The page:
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Today’s recipe takes us directly to the Austrian capital. Here we are in Vienna, to taste my favorite chocolate cake, the Sacher Cake recipe. A delicious cake glazed with a chocolate ganache that encloses two layers of soft sponge cake, garnished in the center with apricot jam.
For me, this cake has always been THE chocolate cake, the one I could eat every day, all day! Usually at home it’s prepared with the largest pan available, but this time I wanted to make some cute mini Sacher. They are theoretically 3 portions each, but it can happen that you could unknowingly finish it yourself … No!?!
In addition to propose you the Sacher Cake in mini format, I decided to combine the characteristics of the two most accredited recipes. From the original, the jam in the center of the two layers of sponge cake. While from that of the Demel pastry shop, the further garnish of jam on the whole surface of the cake, before the glazing with the ganache.
Needless to say, the result is even more surprising. However at the bottom of the article you will find the recipe with the doses to prepare a Sacher with a larger cake pan!
The Sacher Cake History
Sachertorte Recipe was born in Vienna by the pastry chef Franz Sacher in 1832, to fulll the request of the Austrian chancellor Prince Clemens Lothar Wensel Metternichv of Austria. The prince requested a totally new dessert, just when the kitchen of the palace was devoid of the chief cook, who was ill. The situation was taken over by a young sixteen year old named Franz Sacher, who prepared a dessert with the ingredients he had at his disposal. This Austrian cake was the first of many other highly successful recipes that led the chef to manage several restaurants.
In 1876 the son of Franz Sacher opened a hotel, the Hotel Sacher Vienna, which managed by his wife Anna brought further fame to the family, hosting nobles, foreign dignitaries and diplomats. In 1965, Franz Sacher Jr. sold the Sacher recipe to the famous Demel café in the Kohlmarkt for reasons that are currently unknown.
The Dispute Between Saker and Demel
Subsequently a dispute arose between the two sides, who claimed to prepare both the original cake. Dispute was subsequently resolved in favor of the Sacher family. The version of the Demel patisserie was called “Original Eduard Sacher Torte”, that of the Sacher family instead took the name of “Original Sacher Torte”. The difference between the two is that in the original the jam is present only between the two parts of sponge cake, while in that of the Demel pastry the jam is present above and all around the sponge cake, under the chocolate glaze.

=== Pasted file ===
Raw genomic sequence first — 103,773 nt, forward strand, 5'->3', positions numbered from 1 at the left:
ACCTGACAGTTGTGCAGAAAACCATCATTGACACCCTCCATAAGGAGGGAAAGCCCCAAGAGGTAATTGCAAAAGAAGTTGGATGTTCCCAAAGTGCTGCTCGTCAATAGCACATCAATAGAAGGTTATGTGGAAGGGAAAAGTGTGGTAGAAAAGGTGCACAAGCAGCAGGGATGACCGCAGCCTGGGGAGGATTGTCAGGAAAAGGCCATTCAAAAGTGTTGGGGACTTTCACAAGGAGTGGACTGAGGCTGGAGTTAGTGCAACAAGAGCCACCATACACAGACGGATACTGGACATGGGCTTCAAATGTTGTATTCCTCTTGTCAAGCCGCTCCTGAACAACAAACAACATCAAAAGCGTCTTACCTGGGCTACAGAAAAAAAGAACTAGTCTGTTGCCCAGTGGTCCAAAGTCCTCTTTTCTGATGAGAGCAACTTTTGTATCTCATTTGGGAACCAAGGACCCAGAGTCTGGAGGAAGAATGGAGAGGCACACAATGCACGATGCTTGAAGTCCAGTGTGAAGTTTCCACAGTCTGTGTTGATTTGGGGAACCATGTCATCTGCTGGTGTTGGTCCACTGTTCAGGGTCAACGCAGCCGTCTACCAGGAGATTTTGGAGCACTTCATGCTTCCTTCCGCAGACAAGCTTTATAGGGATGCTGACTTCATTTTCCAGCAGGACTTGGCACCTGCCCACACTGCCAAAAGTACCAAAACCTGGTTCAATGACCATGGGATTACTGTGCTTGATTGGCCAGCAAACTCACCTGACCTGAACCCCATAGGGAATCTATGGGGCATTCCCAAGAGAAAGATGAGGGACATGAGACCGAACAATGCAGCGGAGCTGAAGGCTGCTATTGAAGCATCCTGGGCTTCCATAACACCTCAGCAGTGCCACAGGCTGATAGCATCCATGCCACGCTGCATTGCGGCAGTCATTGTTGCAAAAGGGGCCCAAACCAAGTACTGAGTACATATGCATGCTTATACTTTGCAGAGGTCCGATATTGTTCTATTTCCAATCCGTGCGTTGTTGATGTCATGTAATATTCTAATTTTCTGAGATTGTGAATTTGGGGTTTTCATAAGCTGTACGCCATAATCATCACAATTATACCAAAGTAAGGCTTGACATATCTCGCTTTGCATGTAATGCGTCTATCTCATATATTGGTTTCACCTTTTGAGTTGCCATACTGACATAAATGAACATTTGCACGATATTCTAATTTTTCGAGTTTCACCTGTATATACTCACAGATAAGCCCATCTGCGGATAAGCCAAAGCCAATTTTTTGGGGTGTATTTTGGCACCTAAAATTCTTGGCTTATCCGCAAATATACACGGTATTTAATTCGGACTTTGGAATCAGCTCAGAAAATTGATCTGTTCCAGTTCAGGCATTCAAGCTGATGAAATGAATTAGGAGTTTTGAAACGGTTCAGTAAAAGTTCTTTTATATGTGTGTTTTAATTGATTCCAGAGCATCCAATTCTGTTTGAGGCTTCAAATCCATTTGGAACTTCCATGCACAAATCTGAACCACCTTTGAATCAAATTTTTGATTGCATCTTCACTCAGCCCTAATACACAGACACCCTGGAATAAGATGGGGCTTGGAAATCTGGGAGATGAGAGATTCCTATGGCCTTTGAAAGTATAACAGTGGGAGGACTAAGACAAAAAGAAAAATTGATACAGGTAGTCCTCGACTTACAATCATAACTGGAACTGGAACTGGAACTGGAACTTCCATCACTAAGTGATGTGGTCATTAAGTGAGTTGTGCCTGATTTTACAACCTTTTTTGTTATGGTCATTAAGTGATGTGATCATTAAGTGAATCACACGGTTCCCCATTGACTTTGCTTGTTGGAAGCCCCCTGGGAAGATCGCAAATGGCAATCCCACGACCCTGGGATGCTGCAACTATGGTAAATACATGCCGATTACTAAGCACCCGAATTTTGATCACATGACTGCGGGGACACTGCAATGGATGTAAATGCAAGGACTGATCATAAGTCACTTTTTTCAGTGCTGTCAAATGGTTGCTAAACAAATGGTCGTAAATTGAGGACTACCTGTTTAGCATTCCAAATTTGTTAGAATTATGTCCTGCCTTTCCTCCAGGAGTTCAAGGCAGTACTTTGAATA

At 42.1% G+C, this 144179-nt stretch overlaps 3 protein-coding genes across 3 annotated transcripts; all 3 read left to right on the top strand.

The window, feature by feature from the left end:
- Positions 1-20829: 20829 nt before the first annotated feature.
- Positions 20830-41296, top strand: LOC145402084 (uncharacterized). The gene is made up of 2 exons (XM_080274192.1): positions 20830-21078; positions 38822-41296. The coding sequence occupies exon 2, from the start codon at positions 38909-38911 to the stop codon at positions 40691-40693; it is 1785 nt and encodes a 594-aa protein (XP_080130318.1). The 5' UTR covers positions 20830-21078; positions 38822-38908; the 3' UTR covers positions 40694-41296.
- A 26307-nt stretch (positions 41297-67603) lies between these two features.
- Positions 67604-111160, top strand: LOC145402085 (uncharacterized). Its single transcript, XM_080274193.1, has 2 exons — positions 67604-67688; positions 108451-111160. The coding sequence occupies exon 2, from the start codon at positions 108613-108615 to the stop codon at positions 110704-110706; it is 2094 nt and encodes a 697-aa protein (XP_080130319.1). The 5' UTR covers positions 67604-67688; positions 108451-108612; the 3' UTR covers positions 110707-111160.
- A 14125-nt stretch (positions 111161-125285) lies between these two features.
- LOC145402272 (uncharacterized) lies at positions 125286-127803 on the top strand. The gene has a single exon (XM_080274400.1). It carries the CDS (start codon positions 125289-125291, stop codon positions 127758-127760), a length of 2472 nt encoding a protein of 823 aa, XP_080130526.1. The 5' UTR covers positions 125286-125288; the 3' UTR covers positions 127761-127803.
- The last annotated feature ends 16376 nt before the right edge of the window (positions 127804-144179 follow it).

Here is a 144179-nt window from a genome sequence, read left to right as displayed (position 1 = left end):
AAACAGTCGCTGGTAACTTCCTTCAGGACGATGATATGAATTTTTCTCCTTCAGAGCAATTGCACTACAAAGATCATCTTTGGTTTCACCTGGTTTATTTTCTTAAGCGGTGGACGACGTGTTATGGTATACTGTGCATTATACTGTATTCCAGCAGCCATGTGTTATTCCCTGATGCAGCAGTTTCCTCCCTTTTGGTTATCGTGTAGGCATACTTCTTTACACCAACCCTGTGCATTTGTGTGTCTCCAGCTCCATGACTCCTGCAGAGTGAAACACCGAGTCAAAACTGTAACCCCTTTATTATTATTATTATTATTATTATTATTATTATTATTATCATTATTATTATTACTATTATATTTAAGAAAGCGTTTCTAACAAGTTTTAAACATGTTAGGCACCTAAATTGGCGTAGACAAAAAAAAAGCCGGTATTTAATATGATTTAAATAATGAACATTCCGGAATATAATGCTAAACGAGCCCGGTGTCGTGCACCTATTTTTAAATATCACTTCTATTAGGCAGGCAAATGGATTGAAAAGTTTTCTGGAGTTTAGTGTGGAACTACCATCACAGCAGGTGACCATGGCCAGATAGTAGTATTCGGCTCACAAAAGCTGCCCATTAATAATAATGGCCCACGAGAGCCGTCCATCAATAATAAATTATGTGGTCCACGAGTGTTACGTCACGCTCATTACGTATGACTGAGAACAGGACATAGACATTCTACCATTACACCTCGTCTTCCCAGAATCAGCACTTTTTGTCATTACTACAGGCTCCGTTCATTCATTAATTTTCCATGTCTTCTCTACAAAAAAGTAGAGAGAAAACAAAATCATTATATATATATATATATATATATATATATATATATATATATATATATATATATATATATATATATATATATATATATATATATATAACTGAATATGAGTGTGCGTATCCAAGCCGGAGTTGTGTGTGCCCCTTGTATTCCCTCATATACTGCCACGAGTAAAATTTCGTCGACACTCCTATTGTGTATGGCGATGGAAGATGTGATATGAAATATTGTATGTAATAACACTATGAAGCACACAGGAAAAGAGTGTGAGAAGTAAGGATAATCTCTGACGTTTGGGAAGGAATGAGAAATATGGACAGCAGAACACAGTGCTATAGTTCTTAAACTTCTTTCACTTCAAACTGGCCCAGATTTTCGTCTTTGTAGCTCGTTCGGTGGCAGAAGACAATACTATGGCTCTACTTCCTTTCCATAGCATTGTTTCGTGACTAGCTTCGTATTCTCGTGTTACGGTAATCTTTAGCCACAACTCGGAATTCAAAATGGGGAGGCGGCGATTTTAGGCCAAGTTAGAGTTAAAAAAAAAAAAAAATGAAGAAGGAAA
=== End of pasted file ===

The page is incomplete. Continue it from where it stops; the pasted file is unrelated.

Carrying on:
Doses for a Sacher Cake with a 26 cm cake tin (20 portions)
- 300 g Pastry Flour
- 300 g Sugar
- 200 g Dark Chocolate
- 200 g Butter
- 8 Eggs
- 20 g Bitter Cocoa Powder
- 1 tsp Yeast for Cakes
- 1 pinch of Sala
- 300 g Apricot jam
- 40 ml Water
- 20 ml Rum
- 30 g Sugar
- 200 g Dark Chocolate
- 200 ml Cream
- 30 g Butter
50 – 60 min at 170 ° C
Sacher Cake: Austrian Chocolate Cake
- 54 g Pastry Flour
- 36 g Butter
- 54 g Caster Sugar
- 30 g Egg +1 whole egg
- 4 g Unsweetened Cocoa Powder
- 36 g Dark Chocolate
- ⅛ tsp Salt
- 1 g Cake Yeast or baking powder
- 55 g Apricot Marmalade
- 7 g Water
- 4 g Rum
- 5 g Caster Sugar
- 54 g Dark Chocolate
- 54 g Fresh Cream
- 5 g Butter
- Melt the chocolate in a bain marie. Separate the yolks from the whites. Add the salt to the egg whites and beat them for a minute and start pouring half the sugar (27 g) until it becomes a firm meringue.
- In another bowl work the butter with the rest of the sugar, once melted add the yolks. Once well mixed add the egg whites until stiff gradually mixing from the bottom up.
- Heat the oven to 170 °C.
- Mix all the dry ingredients in a bowl, sift them and add them little by little to the wet dough. Line the baking sheet with parchment paper or dress it with butter and flour. Pour the dough into the pan and cook for 40 minutes. Once cooked, cool for about ten minutes and remove it from the pan and let it cool on a wire rack.
- In a saucepan, put the water and sugar, heat on the fire, dissolving the sugar that has come to a boil, add the rum and turn off the heat. When the cake has completely cooled, cut it in half and brush the inside of the base with the rum syrup. Sprinkle with about half of the jam and close with the top of the cake.
- Heat the rest of the jam. When it is completely dissolved, pass it in a colander in order to eliminate any pieces of fruit. Brush the whole surface of the cake (including sides) with the still liquid jam.Put it in the fridge for 15-20 minutes.
- Break up the rest of the chocolate and put it in a jug. Heat the cream and butter until it boils. Pour the hot cream over the chocolate and stir until the chocolate is completely melted and the cream and chocolate completely mixed. Let it cool for a few minutes.
- Take a grill and put it on a baking sheet. Place the cake on top and pour the ganache from above to cover the whole cake, if necessary arrange it with a spatula and if necessary make a second pour. Once covered, put it in the fridge until the ganache has solidified. With melted chocolate, write the word Sacher with a thin nozzle on an acetate sheet or baking paper. Let it solidify and then place it on the cake to decorate.